'If I didn't define myself for myself, I would be crunched into other people's fantasies for me and eaten alive.'
That quote from Audre Lorde pretty much sums up the mental space where a lot of African descended transpeople are right now.
Because of our lack of visibility, whitewashing of our history, and lack of inclusion into the leadership ranks of the trans community, we find ourselves in the first year of the second decade of the 21st century at a crossroads.
The lack of visibility for Black transmen and transwomen has created a void in which our kids struggling with gender issues and looking for trans role models who reflect their heritage don't have them readily available. We also face the problem of being pigeonholed in the 'tragic transsexual' role because we are taking the brunt of the anti-trans violence aimed at this community and mischaracterized and nothing more than female illusionists or sex workers.
The situation has marginally improved over the last few years, but it's not even close to what our white counterparts have in term of the multiplicity of transpeople of both genders they can point to as positive role models to counteract the negatives in addition to the community support infrastructure that has been built.
It's time for us to define ourselves. National Black Justice Coalition Executive Director Sharon J. Lettman-Hicks basically said the same thing at the 2010 State of the Black Gay Union event held in Atlanta.
"Black gay people are Black people first. Whether you are gay, straight, bisexual, transgender, questioning you are still Black first. So when we speak of 'our' people, we need to think of our entire community and bringing LGBT issues to the Black community. We need to create a Black LGBT agenda to move the bully pulpit forward."
And in that context, Black trans people need to do some hard solid thinking about who we are and where we fit in in this new Black LGBT agenda. We African descended transpeople need to make sure that we are taking a major leadership role in articulating our issues.
We need to ensure that any organization that claims to represent our issues is doing the job. We don't need to be or have time to waste being in a situation in which we are once again marginalized as a Black LGBT agenda is constructed and articulated to our African American family. We've been there, done that with our issues being marginalized in the white dominated GLBT community.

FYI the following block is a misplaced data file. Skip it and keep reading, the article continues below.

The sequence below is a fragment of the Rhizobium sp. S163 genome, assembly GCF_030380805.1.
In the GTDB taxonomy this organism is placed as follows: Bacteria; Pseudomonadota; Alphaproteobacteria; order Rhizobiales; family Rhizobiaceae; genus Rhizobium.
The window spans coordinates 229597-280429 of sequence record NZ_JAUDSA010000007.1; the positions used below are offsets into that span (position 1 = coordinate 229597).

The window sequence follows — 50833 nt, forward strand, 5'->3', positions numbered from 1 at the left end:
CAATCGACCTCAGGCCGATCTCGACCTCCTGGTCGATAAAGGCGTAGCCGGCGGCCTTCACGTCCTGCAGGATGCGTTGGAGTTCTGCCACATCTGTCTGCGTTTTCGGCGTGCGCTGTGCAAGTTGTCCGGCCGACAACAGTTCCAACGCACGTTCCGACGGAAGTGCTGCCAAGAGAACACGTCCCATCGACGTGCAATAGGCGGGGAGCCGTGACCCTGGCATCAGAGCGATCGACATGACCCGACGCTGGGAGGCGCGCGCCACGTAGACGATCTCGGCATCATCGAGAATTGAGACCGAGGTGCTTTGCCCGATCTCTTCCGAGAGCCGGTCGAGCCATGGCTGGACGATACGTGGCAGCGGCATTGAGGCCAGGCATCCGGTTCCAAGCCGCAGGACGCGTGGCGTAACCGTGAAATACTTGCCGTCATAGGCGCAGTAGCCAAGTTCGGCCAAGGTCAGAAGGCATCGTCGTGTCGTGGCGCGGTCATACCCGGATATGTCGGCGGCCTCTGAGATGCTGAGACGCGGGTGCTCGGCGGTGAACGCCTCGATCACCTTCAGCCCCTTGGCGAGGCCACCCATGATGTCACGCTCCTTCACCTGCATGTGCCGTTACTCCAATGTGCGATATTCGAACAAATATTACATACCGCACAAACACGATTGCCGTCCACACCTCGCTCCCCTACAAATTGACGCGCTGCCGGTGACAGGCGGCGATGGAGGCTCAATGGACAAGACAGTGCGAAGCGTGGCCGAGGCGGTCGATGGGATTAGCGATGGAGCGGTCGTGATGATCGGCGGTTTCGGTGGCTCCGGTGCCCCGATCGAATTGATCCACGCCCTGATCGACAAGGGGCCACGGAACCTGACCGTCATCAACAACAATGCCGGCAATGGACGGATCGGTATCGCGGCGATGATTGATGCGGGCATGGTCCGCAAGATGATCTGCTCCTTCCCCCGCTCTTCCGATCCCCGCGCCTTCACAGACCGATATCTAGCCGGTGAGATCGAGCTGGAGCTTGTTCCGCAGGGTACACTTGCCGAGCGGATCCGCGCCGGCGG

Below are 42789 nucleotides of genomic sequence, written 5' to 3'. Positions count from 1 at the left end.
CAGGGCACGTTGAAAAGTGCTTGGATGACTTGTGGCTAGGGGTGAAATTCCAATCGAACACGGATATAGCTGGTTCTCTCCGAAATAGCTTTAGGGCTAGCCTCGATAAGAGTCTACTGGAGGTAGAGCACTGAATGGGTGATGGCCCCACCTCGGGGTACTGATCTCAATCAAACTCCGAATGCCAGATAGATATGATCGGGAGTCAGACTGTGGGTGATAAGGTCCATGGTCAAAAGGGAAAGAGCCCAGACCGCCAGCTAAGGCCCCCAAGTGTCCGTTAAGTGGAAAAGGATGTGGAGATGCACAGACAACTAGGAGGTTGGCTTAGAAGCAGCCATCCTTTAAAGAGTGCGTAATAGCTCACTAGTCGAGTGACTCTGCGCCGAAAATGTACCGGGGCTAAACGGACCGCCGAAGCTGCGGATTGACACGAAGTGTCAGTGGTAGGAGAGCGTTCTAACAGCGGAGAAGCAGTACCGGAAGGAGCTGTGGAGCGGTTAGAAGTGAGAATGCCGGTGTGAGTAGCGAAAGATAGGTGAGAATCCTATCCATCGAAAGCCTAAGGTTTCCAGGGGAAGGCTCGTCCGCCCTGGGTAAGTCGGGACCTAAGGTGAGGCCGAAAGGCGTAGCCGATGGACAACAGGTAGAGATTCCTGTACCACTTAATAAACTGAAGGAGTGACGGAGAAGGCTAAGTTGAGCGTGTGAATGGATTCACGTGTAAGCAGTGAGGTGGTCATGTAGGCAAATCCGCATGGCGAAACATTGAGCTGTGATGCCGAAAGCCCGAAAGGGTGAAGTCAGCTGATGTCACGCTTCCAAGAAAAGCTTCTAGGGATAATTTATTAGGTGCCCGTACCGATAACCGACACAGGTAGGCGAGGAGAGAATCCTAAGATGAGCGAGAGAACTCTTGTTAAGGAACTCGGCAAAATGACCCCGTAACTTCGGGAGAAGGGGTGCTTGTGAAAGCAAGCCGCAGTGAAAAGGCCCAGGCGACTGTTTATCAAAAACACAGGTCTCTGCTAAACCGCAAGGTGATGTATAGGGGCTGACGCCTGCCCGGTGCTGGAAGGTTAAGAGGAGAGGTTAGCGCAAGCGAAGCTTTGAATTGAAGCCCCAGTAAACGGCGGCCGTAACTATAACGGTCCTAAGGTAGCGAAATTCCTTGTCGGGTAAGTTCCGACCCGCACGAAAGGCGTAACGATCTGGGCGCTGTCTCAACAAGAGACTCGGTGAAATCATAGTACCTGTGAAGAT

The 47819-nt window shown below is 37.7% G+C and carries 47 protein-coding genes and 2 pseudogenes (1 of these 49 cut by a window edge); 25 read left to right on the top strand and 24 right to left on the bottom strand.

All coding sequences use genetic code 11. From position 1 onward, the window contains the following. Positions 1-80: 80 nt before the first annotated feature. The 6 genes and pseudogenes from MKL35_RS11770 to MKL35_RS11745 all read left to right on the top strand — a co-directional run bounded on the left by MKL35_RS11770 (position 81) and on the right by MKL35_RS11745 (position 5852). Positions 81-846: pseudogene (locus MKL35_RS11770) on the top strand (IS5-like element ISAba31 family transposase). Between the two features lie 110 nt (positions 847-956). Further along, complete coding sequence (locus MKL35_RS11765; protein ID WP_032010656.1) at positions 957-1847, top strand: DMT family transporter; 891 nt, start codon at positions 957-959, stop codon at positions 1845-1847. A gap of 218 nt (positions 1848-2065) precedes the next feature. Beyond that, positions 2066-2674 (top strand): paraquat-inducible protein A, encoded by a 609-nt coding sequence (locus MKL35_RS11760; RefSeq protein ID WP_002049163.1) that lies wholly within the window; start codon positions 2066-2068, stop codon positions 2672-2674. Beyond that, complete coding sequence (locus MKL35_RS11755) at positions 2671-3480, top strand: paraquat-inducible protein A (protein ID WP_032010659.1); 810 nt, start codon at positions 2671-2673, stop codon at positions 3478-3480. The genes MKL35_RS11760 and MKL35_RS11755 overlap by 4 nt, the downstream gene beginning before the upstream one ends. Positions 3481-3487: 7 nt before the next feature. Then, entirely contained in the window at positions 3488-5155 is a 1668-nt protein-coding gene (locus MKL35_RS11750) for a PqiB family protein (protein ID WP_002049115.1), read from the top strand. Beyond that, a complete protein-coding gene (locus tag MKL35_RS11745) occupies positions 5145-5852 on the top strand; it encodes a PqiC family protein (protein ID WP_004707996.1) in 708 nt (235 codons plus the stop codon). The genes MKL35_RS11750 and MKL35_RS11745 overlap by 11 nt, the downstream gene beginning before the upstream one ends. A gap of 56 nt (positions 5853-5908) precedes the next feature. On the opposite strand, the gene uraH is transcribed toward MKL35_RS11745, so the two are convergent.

It's also past time we took back our images from other people and define them for ourselves. We need to demand balance and accuracy in terms of media portrayals of African descended transpeople. That will help us immensely in terms of dealing with the predominately faith based shame and guilt issues we've long needed to cast aside.
We need to reclaim our history and build an African descended trans community that is integrated with not only our Black GLB/SGL brothers and sister and cis allies, but the TBLG one as a whole. As we proceed we need to be adamant about the Black trans community's desire to be a major player in any coalition we participate in during this decade and beyond and not an ignored junior partner.
And finally, we need to stand up to the religious bullies and scientifically illiterate people inside and outside our community's ranks who insist on misquoting scripture and mischaracterizing us for their own political and economic gain.
It's time to tell them that open season on African descended transpeople is over.
To our cis women haters, you need to realize that we are here to be compliments to Black womanhood, not detriments to it. We are your allies and join with you in the battle to defend against the demonization of the Black female image.
And finally, as children of the African Diaspora, we need to reach out to our trans brothers and transsisters who are struggling to do the same work on the Mother Continent, the Caribbean, Brazil, Great Britain and other lands across the Diaspora.
As they define themselves as transmen and transwomen in the context of their local cultures, we should listen to their concerns and help amplify their voices to our constituency in the States when asked.
African descended transpeople in this decade and beyond are taking this opportunity to let everyone know that we're sick and tired of people negatively defining us for their own nefarious purposes, and from now on we will define ourselves.
Because as Audre Lorde so eloquently stated, we've had enough of being crunched into other people's fantasies and eaten alive in them.